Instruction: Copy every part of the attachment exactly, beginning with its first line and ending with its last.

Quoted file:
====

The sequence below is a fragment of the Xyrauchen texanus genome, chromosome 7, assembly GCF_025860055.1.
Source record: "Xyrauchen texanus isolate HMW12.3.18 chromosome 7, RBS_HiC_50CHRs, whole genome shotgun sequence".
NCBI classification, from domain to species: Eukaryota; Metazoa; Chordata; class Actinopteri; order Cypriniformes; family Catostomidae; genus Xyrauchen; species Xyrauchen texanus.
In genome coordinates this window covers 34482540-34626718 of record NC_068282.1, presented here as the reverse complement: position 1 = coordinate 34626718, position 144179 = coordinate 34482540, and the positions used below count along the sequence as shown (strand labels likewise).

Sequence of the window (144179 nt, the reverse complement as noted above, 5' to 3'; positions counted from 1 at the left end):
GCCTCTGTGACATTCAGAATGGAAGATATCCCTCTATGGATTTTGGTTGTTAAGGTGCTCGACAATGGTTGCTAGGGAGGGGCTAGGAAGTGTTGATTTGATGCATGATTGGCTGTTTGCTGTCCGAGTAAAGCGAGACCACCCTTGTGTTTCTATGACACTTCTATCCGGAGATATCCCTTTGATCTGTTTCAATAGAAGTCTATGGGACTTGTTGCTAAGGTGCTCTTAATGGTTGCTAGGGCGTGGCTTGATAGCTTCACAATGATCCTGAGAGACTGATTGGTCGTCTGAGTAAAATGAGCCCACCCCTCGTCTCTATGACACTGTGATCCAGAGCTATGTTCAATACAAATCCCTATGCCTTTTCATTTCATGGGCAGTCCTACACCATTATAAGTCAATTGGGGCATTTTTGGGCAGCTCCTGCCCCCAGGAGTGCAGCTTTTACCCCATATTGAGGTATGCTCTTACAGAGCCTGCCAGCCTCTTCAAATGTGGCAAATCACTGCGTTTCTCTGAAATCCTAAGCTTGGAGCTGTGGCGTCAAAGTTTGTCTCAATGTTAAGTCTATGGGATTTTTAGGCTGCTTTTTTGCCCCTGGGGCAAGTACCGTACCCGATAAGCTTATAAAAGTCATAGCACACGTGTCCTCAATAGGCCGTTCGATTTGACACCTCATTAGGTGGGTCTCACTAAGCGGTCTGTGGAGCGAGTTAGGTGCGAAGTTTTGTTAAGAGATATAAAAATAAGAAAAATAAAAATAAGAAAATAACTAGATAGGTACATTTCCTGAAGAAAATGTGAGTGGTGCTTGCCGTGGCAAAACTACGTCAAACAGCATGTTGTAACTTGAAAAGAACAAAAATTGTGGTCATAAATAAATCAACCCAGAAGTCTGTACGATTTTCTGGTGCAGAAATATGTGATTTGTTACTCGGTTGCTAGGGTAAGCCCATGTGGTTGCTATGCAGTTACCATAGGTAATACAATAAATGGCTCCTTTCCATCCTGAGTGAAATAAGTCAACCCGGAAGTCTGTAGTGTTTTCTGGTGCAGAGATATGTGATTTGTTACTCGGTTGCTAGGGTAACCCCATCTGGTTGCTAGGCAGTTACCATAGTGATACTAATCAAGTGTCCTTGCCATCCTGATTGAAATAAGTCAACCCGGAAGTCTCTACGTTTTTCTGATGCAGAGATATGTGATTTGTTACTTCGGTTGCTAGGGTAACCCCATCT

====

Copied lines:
The sequence below is a fragment of the Xyrauchen texanus genome, chromosome 7, assembly GCF_025860055.1.
Source record: "Xyrauchen texanus isolate HMW12.3.18 chromosome 7, RBS_HiC_50CHRs, whole genome shotgun sequence".
NCBI classification, from domain to species: Eukaryota; Metazoa; Chordata; class Actinopteri; order Cypriniformes; family Catostomidae; genus Xyrauchen; species Xyrauchen texanus.
In genome coordinates this window covers 34482540-34626718 of record NC_068282.1, presented here as the reverse complement: position 1 = coordinate 34626718, position 144179 = coordinate 34482540, and the positions used below count along the sequence as shown (strand labels likewise).

Sequence of the window (144179 nt, the reverse complement as noted above, 5' to 3'; positions counted from 1 at the left end):
GCCTCTGTGACATTCAGAATGGAAGATATCCCTCTATGGATTTTGGTTGTTAAGGTGCTCGACAATGGTTGCTAGGGAGGGGCTAGGAAGTGTTGATTTGATGCATGATTGGCTGTTTGCTGTCCGAGTAAAGCGAGACCACCCTTGTGTTTCTATGACACTTCTATCCGGAGATATCCCTTTGATCTGTTTCAATAGAAGTCTATGGGACTTGTTGCTAAGGTGCTCTTAATGGTTGCTAGGGCGTGGCTTGATAGCTTCACAATGATCCTGAGAGACTGATTGGTCGTCTGAGTAAAATGAGCCCACCCCTCGTCTCTATGACACTGTGATCCAGAGCTATGTTCAATACAAATCCCTATGCCTTTTCATTTCATGGGCAGTCCTACACCATTATAAGTCAATTGGGGCATTTTTGGGCAGCTCCTGCCCCCAGGAGTGCAGCTTTTACCCCATATTGAGGTATGCTCTTACAGAGCCTGCCAGCCTCTTCAAATGTGGCAAATCACTGCGTTTCTCTGAAATCCTAAGCTTGGAGCTGTGGCGTCAAAGTTTGTCTCAATGTTAAGTCTATGGGATTTTTAGGCTGCTTTTTTGCCCCTGGGGCAAGTACCGTACCCGATAAGCTTATAAAAGTCATAGCACACGTGTCCTCAATAGGCCGTTCGATTTGACACCTCATTAGGTGGGTCTCACTAAGCGGTCTGTGGAGCGAGTTAGGTGCGAAGTTTTGTTAAGAGATATAAAAATAAGAAAAATAAAAATAAGAAAATAACTAGATAGGTACATTTCCTGAAGAAAATGTGAGTGGTGCTTGCCGTGGCAAAACTACGTCAAACAGCATGTTGTAACTTGAAAAGAACAAAAATTGTGGTCATAAATAAATCAACCCAGAAGTCTGTACGATTTTCTGGTGCAGAAATATGTGATTTGTTACTCGGTTGCTAGGGTAAGCCCATGTGGTTGCTATGCAGTTACCATAGGTAATACAATAAATGGCTCCTTTCCATCCTGAGTGAAATAAGTCAACCCGGAAGTCTGTAGTGTTTTCTGGTGCAGAGATATGTGATTTGTTACTCGGTTGCTAGGGTAACCCCATCTGGTTGCTAGGCAGTTACCATAGTGATACTAATCAAGTGTCCTTGCCATCCTGATTGAAATAAGTCAACCCGGAAGTCTCTACGTTTTTCTGATGCAGAGATATGTGATTTGTTACTTCGGTTGCTAGGGTAACCCCATCT